The Transformative Power of Education
From a non-educated to an educated person
2013/ Amman-Jordan/ Nabila Najjem
I am Nabila Najjem, a housewife, a mother of six boys and a girl, and a grandmother of five. Unfortunately, I married early and could not complete my education.
I love making handicrafts and excel in creating them, thanks be to Allah. I attended educational courses and handicrafts making sessions at Queen Rania Al Abdullah Gardens, along with other women in the local community. This is when I first heard of We Love Reading and went on participate in a training held at its headquarters. Impressed by the initiative, I decided to start a practice to apply my knowledge. Like other reading ambassadors, I received a packs of books, mostly entertaining and educational stories for children of different ages.
I began contacting kids in my neighborhood and invited them to read aloud sessions. The children gathered but we could not find a place to read. I approached the Imam at our local mosque, but he refused due to lack of approval from the Ministry of Religious Endowments. Instead, my husband, who supported me in every step of my project, proposed that I read to the children inside our house. From then on, I met with the children every Saturday and distributed the stories. I also read regularly. My entire family has contributed to my efforts: for example, my daughter Eman and my daughters in law read to the children when I was busy.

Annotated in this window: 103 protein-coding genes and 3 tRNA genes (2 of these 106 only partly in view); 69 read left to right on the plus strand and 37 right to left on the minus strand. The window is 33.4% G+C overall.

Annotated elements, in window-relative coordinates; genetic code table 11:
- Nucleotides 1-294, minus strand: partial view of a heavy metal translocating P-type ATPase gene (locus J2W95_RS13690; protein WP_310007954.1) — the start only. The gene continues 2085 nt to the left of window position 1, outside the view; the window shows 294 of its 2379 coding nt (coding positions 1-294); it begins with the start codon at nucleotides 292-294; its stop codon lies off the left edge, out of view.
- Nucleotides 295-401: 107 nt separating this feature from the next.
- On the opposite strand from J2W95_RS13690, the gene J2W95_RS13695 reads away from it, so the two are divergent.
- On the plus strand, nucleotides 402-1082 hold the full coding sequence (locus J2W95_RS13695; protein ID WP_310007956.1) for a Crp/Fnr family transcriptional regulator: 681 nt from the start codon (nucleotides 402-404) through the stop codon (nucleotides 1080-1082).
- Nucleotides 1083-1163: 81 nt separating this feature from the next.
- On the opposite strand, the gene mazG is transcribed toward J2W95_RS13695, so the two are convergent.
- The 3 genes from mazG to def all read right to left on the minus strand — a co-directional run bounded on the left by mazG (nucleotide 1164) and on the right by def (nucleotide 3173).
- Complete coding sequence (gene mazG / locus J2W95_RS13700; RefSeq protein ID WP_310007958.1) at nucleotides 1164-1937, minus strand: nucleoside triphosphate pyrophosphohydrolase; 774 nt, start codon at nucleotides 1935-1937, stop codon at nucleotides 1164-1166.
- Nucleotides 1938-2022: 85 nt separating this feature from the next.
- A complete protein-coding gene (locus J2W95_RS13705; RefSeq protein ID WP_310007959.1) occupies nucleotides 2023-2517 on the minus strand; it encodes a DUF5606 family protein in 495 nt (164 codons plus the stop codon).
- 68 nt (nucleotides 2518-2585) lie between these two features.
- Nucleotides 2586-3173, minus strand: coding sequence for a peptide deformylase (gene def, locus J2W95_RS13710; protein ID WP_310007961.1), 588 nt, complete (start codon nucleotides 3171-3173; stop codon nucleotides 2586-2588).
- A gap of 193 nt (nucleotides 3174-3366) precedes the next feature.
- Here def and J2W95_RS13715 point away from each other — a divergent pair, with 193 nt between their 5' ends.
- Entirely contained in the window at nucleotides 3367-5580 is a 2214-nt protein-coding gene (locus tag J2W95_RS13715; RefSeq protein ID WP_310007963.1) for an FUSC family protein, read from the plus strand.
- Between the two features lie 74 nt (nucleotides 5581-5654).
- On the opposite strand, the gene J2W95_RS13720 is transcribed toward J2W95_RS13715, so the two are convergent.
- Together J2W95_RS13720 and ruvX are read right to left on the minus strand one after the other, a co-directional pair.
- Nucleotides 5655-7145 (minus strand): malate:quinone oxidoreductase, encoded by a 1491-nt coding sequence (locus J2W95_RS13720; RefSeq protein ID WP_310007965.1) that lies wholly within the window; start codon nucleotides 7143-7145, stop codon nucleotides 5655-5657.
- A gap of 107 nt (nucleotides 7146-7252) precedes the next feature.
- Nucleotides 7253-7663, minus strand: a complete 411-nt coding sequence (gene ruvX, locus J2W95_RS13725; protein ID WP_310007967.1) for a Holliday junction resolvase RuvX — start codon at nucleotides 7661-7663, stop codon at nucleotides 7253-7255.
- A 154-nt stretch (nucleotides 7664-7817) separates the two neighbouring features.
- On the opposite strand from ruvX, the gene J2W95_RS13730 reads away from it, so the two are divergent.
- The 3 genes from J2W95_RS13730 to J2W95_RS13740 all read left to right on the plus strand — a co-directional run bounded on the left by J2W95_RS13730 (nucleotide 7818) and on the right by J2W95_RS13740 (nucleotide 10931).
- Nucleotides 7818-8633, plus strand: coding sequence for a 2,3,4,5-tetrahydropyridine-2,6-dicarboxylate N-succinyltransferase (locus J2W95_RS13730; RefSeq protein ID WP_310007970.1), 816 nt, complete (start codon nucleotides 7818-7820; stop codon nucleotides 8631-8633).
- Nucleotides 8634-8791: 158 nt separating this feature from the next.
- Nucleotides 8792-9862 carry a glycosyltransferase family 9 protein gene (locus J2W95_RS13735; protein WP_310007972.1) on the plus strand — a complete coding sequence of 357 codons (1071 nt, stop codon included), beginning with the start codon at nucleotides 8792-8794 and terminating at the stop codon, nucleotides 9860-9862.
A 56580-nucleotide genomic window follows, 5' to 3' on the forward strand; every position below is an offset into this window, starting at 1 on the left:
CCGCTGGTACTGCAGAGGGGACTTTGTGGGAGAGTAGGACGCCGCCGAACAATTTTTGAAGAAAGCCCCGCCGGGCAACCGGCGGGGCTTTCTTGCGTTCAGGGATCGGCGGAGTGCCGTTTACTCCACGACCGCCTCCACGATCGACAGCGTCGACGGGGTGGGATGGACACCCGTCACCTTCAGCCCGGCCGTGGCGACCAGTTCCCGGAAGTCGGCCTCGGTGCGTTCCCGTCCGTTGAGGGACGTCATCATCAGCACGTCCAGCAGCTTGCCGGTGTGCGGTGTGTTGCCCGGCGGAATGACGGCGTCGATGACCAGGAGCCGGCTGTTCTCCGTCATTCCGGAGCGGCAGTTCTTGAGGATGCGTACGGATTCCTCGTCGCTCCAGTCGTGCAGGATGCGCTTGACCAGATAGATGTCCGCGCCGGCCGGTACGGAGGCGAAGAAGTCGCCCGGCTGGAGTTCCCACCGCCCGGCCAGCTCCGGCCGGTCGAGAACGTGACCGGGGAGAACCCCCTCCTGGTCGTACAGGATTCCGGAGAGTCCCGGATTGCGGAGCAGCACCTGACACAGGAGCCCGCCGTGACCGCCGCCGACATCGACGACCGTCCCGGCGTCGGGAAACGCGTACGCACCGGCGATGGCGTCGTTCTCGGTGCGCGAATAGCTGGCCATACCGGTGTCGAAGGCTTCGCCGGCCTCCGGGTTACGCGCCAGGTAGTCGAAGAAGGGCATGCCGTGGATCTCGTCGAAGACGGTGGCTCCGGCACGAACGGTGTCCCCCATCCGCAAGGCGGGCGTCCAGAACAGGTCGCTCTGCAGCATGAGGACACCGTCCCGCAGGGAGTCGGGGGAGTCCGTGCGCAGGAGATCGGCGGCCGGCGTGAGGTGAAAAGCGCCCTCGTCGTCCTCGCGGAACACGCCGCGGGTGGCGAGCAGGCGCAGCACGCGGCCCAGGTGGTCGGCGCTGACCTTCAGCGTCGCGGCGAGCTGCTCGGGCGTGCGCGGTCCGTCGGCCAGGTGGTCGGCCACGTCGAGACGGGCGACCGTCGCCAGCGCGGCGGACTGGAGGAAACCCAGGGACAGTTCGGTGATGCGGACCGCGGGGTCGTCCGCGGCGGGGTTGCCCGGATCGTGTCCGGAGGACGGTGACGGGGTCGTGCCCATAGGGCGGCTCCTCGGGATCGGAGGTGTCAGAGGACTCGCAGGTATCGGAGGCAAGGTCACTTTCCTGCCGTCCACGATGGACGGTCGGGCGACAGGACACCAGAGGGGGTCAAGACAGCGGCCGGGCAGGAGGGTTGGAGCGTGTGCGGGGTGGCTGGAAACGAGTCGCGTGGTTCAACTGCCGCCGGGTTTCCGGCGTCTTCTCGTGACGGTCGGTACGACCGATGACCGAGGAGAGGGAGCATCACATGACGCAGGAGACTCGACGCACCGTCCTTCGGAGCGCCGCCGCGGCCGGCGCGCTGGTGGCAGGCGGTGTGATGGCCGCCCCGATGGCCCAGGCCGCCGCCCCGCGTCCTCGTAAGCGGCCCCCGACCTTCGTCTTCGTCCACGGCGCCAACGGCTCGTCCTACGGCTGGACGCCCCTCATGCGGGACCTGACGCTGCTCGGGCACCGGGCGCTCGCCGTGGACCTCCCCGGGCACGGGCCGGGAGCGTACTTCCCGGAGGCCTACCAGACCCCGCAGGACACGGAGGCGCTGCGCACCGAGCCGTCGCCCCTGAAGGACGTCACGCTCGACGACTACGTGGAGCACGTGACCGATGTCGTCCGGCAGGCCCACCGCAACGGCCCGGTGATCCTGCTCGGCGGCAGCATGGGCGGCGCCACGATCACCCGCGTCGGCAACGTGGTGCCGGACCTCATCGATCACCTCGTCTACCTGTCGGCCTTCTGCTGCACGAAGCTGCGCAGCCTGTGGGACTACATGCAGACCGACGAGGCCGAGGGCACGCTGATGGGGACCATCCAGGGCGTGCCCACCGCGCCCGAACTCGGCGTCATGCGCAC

The children clearly really enjoyed the stories and they seemed very interested in the topics and pictures; even their parents realized how our reading sessions influenced their children’s personalities and their daily lives. Our neighborhood became one of the cleanest neighborhoods in the region, because the children started recycling some of their house waste. They started saving water and electricity in their own homes and they took tremendous care of their gardens. I became so proud of these accomplishments.
What made me even prouder was when their mothers told me that the children saved some of their pocket money to buy new books, and many of them improved their academic performance because they dedicated time to reading regularly and learning new vocabulary.